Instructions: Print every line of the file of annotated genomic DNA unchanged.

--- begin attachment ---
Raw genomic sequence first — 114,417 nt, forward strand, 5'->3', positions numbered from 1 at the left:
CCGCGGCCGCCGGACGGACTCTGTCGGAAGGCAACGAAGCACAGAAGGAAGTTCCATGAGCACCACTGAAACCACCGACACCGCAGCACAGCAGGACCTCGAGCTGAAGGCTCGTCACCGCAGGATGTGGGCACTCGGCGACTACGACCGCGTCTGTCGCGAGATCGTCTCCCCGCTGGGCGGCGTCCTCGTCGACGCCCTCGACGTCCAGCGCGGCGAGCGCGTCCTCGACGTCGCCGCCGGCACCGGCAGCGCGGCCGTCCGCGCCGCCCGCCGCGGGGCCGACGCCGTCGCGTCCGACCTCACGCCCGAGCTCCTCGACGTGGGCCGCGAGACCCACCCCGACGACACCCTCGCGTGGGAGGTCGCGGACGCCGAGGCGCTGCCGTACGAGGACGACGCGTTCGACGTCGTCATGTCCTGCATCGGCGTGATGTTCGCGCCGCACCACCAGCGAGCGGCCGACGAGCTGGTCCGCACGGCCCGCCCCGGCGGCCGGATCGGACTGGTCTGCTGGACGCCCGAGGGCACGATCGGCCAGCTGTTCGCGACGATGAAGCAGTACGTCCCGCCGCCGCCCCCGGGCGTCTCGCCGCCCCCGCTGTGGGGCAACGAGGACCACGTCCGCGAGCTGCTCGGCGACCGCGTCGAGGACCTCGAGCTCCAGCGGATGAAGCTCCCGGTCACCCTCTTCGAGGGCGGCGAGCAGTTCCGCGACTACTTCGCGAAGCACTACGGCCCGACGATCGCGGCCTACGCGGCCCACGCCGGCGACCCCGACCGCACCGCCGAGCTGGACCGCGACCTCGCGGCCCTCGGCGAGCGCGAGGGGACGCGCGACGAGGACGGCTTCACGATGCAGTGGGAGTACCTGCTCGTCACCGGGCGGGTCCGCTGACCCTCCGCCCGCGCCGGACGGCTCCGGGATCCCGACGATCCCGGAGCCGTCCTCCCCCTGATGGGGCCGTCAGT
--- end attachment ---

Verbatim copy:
Raw genomic sequence first — 114,417 nt, forward strand, 5'->3', positions numbered from 1 at the left:
CCGCGGCCGCCGGACGGACTCTGTCGGAAGGCAACGAAGCACAGAAGGAAGTTCCATGAGCACCACTGAAACCACCGACACCGCAGCACAGCAGGACCTCGAGCTGAAGGCTCGTCACCGCAGGATGTGGGCACTCGGCGACTACGACCGCGTCTGTCGCGAGATCGTCTCCCCGCTGGGCGGCGTCCTCGTCGACGCCCTCGACGTCCAGCGCGGCGAGCGCGTCCTCGACGTCGCCGCCGGCACCGGCAGCGCGGCCGTCCGCGCCGCCCGCCGCGGGGCCGACGCCGTCGCGTCCGACCTCACGCCCGAGCTCCTCGACGTGGGCCGCGAGACCCACCCCGACGACACCCTCGCGTGGGAGGTCGCGGACGCCGAGGCGCTGCCGTACGAGGACGACGCGTTCGACGTCGTCATGTCCTGCATCGGCGTGATGTTCGCGCCGCACCACCAGCGAGCGGCCGACGAGCTGGTCCGCACGGCCCGCCCCGGCGGCCGGATCGGACTGGTCTGCTGGACGCCCGAGGGCACGATCGGCCAGCTGTTCGCGACGATGAAGCAGTACGTCCCGCCGCCGCCCCCGGGCGTCTCGCCGCCCCCGCTGTGGGGCAACGAGGACCACGTCCGCGAGCTGCTCGGCGACCGCGTCGAGGACCTCGAGCTCCAGCGGATGAAGCTCCCGGTCACCCTCTTCGAGGGCGGCGAGCAGTTCCGCGACTACTTCGCGAAGCACTACGGCCCGACGATCGCGGCCTACGCGGCCCACGCCGGCGACCCCGACCGCACCGCCGAGCTGGACCGCGACCTCGCGGCCCTCGGCGAGCGCGAGGGGACGCGCGACGAGGACGGCTTCACGATGCAGTGGGAGTACCTGCTCGTCACCGGGCGGGTCCGCTGACCCTCCGCCCGCGCCGGACGGCTCCGGGATCCCGACGATCCCGGAGCCGTCCTCCCCCTGATGGGGCCGTCAGT